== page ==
Now that you’ve upgraded from renter to homeowner, you're probably starting to enjoy all the benefits of having a place that’s truly yours–you know, things like cutting your own lawn and fixing that dripping faucet. OK, maybe those aren’t among the many perks of being a homeowner, but you’ll definitely see the benefits when you file your taxes and you can enjoy all the deductions that are now available to you.
Interest and Points
In most cases you can deduct the interest you pay on your mortgage loan. As with most of the applicable homeowner deductions, you'll have to itemize your deductions, which means that it may take a little longer to fill out your tax forms. But the benefits are worth the extra time. In other words, you can't fill out the 1040 EZ form anymore. Deductible mortgage interest can be for a first or second mortgage, home improvement loan or home equity loan. Mortgage points are also deductible over the course of the loan. In a single tax year, for instance, you can only deduct 1/30 of the points you paid on a 30-year mortgage.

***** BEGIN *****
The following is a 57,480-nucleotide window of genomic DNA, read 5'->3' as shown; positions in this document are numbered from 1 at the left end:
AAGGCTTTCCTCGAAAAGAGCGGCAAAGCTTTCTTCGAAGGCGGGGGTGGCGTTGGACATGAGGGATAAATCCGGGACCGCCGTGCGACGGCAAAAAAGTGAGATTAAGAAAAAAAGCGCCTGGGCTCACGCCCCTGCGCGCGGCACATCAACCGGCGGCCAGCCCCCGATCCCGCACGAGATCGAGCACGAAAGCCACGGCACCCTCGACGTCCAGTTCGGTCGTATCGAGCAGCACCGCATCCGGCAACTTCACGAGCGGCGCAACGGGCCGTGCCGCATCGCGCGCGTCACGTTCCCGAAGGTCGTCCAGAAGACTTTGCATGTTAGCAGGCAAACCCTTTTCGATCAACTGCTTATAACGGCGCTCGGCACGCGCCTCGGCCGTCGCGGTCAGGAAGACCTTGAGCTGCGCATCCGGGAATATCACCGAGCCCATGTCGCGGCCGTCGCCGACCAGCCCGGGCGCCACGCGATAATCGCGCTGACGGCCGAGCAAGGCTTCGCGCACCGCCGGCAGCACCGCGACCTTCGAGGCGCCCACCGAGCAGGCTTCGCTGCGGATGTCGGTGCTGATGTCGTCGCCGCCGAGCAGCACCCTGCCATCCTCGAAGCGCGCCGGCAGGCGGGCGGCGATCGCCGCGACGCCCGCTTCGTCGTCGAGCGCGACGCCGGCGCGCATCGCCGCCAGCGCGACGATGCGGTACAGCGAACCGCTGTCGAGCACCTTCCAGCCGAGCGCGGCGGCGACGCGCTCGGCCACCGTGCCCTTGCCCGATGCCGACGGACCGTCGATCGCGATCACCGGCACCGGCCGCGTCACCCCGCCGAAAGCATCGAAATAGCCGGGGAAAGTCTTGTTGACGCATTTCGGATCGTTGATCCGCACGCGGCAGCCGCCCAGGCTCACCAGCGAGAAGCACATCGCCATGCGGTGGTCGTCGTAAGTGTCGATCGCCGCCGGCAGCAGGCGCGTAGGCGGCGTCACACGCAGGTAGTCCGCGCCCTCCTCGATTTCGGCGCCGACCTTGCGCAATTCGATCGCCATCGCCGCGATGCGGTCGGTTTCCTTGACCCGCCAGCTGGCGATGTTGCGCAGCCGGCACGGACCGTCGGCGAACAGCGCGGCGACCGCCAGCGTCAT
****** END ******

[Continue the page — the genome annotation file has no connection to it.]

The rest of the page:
You won’t get a break on your regular homeowner's insurance, or flood and fire protection. But you can deduct the amount you pay for mortgage insurance premiums, as long the insurance is provided by the Veteran’s Administration, Federal Housing Authority, Rural housing Administration or a qualified private mortgage insurance provider.
The words “taxes” and “good news” aren’t usually heard in the same sentence but there is definitely good news when it comes to all those local and state real estate taxes that you've been paying. According to the IRS, you can deduct any real estate taxes that you paid to your local tax authority as long as the taxes are based on the assessed value of the property, and the taxing authority charges the same fees for other properties in the same jurisdiction. If you just bought your home, you probably paid a portion of the annual taxes and the sellers paid the taxes for the time that they owned the home leading up to closing, so you can only deduct the amount that you paid.
If you moved into your new home because of job relocation, you may be able to deduct the moving expenses associated with the relocation, as long as the new job is at least 50 miles away from the previous job. If you work from home you may be able to deduct some expenses for your home office. Changes made to a home to accommodate a disabled or sick person are also deductible, provided the changes do not add value to the home.
Based in South Florida, Leann Harms has been writing since 2008. Her design, technology, business and entertainment articles have appeared in "Design Trade" magazine and Web sites including eHow. Harms has a Bachelor of Arts in English from Florida Atlantic University.